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We are required to add UUID's to most of our objects and database tables.

Would you use the UUID as surrogate key, or rather as natural key in addition to a sequence generated surrogate key, i.e. use a private surrogate key and in addition add a column/attribute to hold the UUID?

I see that it is often used directly as surrogate / primary key. Somehow I don't like the idea.

One might view a UUID as a natural key, since it should be a unique identifier with a global meaning just like any other natural key, independent of a particular implementation of a system, i.e. if you would ever move your data to another system, the UUID must stay the same, whereas surrogate keys by definition have no real and lasting meaning.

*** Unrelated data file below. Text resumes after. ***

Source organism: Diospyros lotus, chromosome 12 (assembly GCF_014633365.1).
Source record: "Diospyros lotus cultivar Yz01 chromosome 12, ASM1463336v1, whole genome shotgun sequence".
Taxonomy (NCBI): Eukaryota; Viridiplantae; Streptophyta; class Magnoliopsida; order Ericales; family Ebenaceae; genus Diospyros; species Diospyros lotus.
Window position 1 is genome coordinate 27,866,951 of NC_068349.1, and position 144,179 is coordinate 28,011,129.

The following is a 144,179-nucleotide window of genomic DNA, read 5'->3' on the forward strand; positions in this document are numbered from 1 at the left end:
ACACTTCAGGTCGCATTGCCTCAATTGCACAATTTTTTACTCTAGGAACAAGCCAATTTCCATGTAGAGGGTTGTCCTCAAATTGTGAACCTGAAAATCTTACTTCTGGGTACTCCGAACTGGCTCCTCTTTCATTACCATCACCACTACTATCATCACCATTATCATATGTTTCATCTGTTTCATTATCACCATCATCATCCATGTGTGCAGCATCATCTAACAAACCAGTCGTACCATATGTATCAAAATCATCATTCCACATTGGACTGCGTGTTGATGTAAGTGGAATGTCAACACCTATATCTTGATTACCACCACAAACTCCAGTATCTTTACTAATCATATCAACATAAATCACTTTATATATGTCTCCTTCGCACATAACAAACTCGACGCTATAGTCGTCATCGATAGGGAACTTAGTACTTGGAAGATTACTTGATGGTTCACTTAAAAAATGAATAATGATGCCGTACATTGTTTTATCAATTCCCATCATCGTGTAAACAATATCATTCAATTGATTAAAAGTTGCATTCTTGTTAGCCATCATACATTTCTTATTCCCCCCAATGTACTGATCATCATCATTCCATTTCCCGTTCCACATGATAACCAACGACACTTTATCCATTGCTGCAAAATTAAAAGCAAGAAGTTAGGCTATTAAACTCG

Maybe I should have clarified more: suppose we have an Account table. Traditionally there would be some internal surrogate key and a natural key consisting of the account number (as printed on account statements etc.).

Whereas the UUID is not as "readable" as the account number, I would view a UUID more like the natural key because it could serve the same purpose as the account number: to refer to a particular account in a unique and unchanging manner. The (traditional) surrogate key never appears outside of the system, since it is completely private and could be changed at any time, no external references must ever exist to it.

In that sense a UUID is not a typical surrogate key (?).